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Question Number: 22790

Law 8 - Start and Restart of Play 2/2/2010

RE: Under 12

David Willmoptt of norwich, norfolk england asks...

Is it legal to have all the players on both sides correctly positioned at a kick off, and the kick taker kick the ball up field to the opposition, off for a goal kick, throw in, or even score a goal direct from the centre spot without the team mate tapping the ball forward as usually seen at matches.

Answer provided by Referee Jason Wright

Absolutely. The only requirement is that the ball is kicked and moves forwards. Beyond that, there is no restriction on what the player does.

The only reason you normally see the player tap it to a teammate is so they can retain control - doing any of the things you suggest are almost certain to hand possession to the opponents (and it's very, very unlikely to score a goal direct from a kickoff).



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Answer provided by Referee Gary Voshol

There are only a few requirements at a kickoff. The ball must go forward. The kicker cannot touch the ball a second time until it has touched another player (of either team).

I have seen a kickoff go immediately out of bounds for a throw-in. The kicker was attempting an angling shot to a winger, who would run from his own side of the half line and intercept it. They missed.

Kickoffs have been a direct free kick since 1997, but I have not yet seen a goal scored directly.

There was one field being used when my daughter was playing U10, that was so short the penalty arc and center circle actually intersected. I thought of the possibility of scoring directly on a kickoff on this field, so I took a portion of the practice and had the girls practice kickoffs. While some of them could kick on-target, the ball was usually moving so slowly that any goalkeeper paying the least bit of attention could have blocked the ball from going in goal. I dropped the concept. (Without telling the girls why we were doing the excercise - they thought it great fun and wanted to try shooting goals again next week.)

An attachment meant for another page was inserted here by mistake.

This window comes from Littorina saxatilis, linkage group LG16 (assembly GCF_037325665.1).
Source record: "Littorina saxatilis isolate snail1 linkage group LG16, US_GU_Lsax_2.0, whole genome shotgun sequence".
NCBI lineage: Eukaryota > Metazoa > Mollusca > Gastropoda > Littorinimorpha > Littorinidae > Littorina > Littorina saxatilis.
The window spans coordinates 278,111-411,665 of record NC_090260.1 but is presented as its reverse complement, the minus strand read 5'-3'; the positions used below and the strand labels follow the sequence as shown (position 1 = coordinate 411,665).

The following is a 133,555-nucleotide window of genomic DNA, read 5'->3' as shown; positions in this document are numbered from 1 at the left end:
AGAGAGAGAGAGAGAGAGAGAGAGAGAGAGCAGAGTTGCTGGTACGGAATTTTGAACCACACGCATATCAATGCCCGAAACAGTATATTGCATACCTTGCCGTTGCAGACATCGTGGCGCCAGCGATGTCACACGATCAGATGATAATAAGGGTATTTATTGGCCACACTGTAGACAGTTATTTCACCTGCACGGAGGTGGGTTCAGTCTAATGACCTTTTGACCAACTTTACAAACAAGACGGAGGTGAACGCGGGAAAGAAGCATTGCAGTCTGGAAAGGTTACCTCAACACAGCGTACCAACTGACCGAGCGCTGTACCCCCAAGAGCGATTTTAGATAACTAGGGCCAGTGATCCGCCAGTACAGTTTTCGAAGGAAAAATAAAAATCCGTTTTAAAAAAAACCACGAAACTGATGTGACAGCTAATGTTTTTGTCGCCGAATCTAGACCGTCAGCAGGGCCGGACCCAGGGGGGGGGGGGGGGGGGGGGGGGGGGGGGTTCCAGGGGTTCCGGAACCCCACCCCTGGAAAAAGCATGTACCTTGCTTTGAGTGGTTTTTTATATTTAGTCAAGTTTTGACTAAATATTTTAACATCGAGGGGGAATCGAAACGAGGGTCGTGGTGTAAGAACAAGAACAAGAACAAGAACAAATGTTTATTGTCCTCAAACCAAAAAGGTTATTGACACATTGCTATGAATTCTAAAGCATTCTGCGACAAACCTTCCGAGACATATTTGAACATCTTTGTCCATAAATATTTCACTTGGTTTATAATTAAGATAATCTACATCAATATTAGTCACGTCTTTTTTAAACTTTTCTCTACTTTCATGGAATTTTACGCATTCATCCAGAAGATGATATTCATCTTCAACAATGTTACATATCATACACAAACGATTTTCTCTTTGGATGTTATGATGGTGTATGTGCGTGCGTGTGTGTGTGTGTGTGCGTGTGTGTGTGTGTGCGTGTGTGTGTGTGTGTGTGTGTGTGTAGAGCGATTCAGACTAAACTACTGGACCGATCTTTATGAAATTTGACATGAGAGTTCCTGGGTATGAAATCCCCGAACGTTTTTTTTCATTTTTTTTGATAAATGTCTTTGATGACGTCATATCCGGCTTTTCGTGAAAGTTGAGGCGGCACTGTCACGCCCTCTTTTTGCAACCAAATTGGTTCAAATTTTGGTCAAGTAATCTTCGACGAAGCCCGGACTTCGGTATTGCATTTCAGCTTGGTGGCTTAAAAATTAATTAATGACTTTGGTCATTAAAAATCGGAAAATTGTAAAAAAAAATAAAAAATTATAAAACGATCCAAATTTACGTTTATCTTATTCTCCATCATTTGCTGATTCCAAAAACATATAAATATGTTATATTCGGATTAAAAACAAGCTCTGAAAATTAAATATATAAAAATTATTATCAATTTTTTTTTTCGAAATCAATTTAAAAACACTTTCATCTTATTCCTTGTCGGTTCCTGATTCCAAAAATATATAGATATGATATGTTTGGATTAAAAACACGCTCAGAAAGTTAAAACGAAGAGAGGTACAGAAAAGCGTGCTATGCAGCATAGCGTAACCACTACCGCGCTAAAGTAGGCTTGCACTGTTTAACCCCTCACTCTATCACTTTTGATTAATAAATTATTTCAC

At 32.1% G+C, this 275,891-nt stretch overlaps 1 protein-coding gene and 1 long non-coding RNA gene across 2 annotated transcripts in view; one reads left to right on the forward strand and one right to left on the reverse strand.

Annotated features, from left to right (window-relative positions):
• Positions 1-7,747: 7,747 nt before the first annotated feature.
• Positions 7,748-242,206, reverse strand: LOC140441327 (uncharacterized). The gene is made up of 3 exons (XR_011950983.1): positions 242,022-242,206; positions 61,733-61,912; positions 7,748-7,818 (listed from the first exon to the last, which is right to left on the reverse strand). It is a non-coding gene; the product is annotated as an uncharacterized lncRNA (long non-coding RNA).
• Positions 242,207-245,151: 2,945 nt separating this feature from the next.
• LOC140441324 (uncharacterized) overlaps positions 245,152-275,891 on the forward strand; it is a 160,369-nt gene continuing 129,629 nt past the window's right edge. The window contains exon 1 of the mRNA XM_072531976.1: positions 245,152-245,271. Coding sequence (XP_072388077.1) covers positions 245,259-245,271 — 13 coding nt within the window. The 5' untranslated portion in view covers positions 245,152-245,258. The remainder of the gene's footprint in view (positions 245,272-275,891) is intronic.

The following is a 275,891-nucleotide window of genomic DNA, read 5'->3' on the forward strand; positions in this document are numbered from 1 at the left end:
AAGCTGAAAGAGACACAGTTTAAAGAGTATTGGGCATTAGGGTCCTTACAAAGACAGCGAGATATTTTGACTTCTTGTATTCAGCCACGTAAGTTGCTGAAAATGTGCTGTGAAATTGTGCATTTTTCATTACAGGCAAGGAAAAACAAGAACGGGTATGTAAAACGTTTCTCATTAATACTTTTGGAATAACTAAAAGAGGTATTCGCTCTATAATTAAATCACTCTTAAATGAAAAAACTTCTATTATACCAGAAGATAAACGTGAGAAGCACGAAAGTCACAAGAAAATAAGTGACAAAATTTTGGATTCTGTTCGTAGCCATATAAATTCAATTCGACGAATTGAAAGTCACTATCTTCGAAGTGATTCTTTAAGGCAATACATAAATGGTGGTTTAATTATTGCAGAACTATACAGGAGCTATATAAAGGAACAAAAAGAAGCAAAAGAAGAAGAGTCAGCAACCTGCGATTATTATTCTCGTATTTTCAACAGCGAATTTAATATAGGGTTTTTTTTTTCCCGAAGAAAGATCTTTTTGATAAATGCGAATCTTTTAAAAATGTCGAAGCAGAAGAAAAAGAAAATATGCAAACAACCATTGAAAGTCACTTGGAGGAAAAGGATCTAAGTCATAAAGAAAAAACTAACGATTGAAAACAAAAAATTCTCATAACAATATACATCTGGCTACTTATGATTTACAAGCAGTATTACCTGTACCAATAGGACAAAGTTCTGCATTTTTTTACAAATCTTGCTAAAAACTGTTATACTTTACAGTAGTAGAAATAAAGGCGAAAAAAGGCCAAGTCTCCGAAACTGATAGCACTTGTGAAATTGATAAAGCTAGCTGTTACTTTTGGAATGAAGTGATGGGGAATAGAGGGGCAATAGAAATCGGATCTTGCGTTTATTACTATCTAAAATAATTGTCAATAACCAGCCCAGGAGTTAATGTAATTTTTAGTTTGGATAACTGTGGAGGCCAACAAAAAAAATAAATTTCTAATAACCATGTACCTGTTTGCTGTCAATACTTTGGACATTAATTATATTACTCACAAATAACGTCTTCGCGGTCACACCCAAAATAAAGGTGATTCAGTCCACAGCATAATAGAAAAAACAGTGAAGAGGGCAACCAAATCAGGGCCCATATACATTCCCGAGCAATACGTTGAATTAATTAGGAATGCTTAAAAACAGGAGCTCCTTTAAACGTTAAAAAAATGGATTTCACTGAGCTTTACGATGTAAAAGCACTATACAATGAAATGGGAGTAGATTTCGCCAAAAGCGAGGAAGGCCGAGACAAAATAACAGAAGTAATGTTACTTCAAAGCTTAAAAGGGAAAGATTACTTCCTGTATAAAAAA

I suspect the same thing happens at an advanced level, such as professionals or national teams. While those guys are certainly capable of kicking the ball 55 or 60 yards necessary to score a goal directly, their goalkeeper is also much more capable of catching that ball. It would only happen in a trick-play type situation, where success depends on fooling the opposition.



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Answer provided by Referee Tom Stagliano

David

I have seen teams attempt to score from a kick-off. Typically, if they feel that the goalie is not paying attention, they may try to sneak one in. John Smith is a former English soccer player, who became the place kicker for the New England Patriots in American football. In O50 soccer, I saw him score two direct free kicks into the upper corners of the goal from near mid field. He turned to me and said: 'Ref, they used to pay me to kick it higher than that and opponents were charging at me'

I had a high school girls playoff game on a muddy field that was only 106 yards long. The opening kick-off was scored when the ball took a weird hop in the penalty area and got by the goalie.

As a referee I am always cognizant that a team may try and score from the kickoff. On most fields it is only 55 to 58 yards away. I have seen players kick a stationary soccer ball almost 70 yards in the air. Be very alert of this if the goalie is celebrating a wee bit too much after his team has scored. The opponents may wish to even things up quickly. Make certain it is Obvious when you will be whistling for the kick-off to be taken, and allow sufficient, but not excessive time for the scoring team to celebrate.



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Answer provided by Referee Joe McHugh

Hi David
You are probably familiar with rugby football and the method of starting that game. That is the origin of the ball being kicked forward into the other half to be put in play to start the game.
Since the great rewrite of the Laws of the Game in 1997 it is now possible to score directly from a kick off. Most teams do not attempt that as they would prefer to retain possession from the KO. I have seen many attempts at this where a team has conceded late in the game and try a direct shot at goal from the resulting KO or indeed at a opening kick off where the keeper may not be concentrating fully.
From a refereeing perspective we have to watch out for this where perhaps a goalkeeper has gone walkabout or is not prepared for the KO. I always check that both keepers are in the general area of the goals and alert.



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Answer provided by Referee Keith Contarino

Not real certain what you're specifically asking but I'll try to give an answer. When you see one player 'Tap the ball forward' before a teammate plays it, you are likely watching the taking of an indirect free kick. At an IDFK, the ball may go in any direction but it must be kicked and moved by one player before a teammate may score a goal. A goal may be scored directly from a kick off. A goal may be scored directly from a goal kick or corner kick. A goal may NOT be scored directly from a throw-in.



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